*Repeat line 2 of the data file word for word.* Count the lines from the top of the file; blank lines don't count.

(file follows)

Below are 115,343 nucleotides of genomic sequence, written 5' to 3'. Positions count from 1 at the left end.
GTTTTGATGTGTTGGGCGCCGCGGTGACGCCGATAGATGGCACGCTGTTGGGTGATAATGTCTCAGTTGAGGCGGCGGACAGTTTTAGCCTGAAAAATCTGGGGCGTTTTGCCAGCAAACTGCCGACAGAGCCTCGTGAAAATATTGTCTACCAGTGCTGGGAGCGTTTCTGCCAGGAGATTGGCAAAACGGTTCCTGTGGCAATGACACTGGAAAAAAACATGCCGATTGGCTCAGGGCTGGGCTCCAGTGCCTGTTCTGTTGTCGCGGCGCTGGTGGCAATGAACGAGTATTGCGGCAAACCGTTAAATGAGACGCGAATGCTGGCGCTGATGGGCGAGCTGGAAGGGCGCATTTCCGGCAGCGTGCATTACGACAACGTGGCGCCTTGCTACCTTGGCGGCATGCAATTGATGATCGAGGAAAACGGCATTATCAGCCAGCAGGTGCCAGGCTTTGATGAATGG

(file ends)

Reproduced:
GTTTTGATGTGTTGGGCGCCGCGGTGACGCCGATAGATGGCACGCTGTTGGGTGATAATGTCTCAGTTGAGGCGGCGGACAGTTTTAGCCTGAAAAATCTGGGGCGTTTTGCCAGCAAACTGCCGACAGAGCCTCGTGAAAATATTGTCTACCAGTGCTGGGAGCGTTTCTGCCAGGAGATTGGCAAAACGGTTCCTGTGGCAATGACACTGGAAAAAAACATGCCGATTGGCTCAGGGCTGGGCTCCAGTGCCTGTTCTGTTGTCGCGGCGCTGGTGGCAATGAACGAGTATTGCGGCAAACCGTTAAATGAGACGCGAATGCTGGCGCTGATGGGCGAGCTGGAAGGGCGCATTTCCGGCAGCGTGCATTACGACAACGTGGCGCCTTGCTACCTTGGCGGCATGCAATTGATGATCGAGGAAAACGGCATTATCAGCCAGCAGGTGCCAGGCTTTGATGAATGG